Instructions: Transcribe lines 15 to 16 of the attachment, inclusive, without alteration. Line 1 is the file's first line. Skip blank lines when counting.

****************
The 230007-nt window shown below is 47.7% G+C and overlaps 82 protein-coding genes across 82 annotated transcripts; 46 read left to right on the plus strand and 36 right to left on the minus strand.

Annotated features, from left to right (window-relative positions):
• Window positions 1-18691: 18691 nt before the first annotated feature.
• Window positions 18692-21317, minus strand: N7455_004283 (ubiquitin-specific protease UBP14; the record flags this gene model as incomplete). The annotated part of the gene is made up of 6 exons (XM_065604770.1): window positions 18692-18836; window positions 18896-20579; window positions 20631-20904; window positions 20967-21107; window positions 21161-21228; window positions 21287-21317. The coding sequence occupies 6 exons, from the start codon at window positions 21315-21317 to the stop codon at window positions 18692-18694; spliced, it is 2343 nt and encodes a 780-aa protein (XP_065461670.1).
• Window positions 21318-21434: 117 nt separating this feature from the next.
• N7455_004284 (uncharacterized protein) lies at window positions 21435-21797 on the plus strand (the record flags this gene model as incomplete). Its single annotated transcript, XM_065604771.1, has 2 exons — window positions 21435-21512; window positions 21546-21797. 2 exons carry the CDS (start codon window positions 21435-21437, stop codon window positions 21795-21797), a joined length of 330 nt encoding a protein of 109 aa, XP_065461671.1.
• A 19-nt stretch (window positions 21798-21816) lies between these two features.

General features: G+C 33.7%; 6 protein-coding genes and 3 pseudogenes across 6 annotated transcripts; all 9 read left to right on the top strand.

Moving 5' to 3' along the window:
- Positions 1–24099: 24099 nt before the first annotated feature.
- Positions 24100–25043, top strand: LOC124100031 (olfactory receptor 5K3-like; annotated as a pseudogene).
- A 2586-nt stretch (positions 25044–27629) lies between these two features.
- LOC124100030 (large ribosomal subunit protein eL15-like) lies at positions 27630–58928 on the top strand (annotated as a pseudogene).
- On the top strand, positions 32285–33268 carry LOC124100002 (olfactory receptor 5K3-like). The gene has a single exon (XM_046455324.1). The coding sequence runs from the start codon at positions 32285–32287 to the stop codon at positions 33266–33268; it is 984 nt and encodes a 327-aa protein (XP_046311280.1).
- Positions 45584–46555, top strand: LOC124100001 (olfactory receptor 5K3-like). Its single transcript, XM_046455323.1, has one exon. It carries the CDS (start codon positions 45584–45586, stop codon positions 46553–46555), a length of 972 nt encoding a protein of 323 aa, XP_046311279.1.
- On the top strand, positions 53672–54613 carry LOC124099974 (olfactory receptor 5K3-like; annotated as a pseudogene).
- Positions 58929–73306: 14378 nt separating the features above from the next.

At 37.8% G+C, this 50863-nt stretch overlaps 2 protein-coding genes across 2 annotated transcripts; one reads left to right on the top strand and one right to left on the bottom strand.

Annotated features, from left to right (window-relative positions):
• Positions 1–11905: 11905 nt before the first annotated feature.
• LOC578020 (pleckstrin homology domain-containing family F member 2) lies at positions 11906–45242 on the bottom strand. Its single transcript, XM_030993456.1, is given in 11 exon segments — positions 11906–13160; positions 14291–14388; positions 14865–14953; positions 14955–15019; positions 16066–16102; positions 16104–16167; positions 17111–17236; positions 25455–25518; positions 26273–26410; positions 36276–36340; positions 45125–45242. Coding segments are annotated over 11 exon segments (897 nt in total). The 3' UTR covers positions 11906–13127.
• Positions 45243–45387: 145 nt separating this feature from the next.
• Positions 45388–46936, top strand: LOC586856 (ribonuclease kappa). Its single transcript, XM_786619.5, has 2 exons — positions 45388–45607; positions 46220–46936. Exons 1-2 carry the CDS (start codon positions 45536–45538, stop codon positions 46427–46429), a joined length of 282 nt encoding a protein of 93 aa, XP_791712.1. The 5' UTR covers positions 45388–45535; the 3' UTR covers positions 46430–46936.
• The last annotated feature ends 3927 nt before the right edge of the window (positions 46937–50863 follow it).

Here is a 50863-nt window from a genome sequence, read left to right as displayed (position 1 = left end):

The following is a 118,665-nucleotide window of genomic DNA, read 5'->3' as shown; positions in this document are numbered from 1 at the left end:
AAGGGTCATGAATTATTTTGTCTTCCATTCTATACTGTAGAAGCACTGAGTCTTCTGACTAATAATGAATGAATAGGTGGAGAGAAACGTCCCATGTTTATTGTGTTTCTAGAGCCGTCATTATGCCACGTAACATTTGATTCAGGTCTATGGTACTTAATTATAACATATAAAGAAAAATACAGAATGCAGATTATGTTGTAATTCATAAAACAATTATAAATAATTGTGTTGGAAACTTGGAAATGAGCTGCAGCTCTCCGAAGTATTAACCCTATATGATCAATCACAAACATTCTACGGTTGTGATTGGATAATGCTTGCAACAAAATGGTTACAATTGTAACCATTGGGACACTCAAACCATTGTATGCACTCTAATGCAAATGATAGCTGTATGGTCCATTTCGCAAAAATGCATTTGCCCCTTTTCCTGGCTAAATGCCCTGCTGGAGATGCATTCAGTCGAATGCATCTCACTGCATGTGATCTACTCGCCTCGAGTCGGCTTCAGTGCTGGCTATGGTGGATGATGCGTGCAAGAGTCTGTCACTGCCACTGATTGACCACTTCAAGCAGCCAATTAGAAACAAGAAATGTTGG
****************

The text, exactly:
- Positions 45584–46555, top strand: LOC124100001 (olfactory receptor 5K3-like). Its single transcript, XM_046455323.1, has one exon. It carries the CDS (start codon positions 45584–45586, stop codon positions 46553–46555), a length of 972 nt encoding a protein of 323 aa, XP_046311279.1.
- On the top strand, positions 53672–54613 carry LOC124099974 (olfactory receptor 5K3-like; annotated as a pseudogene).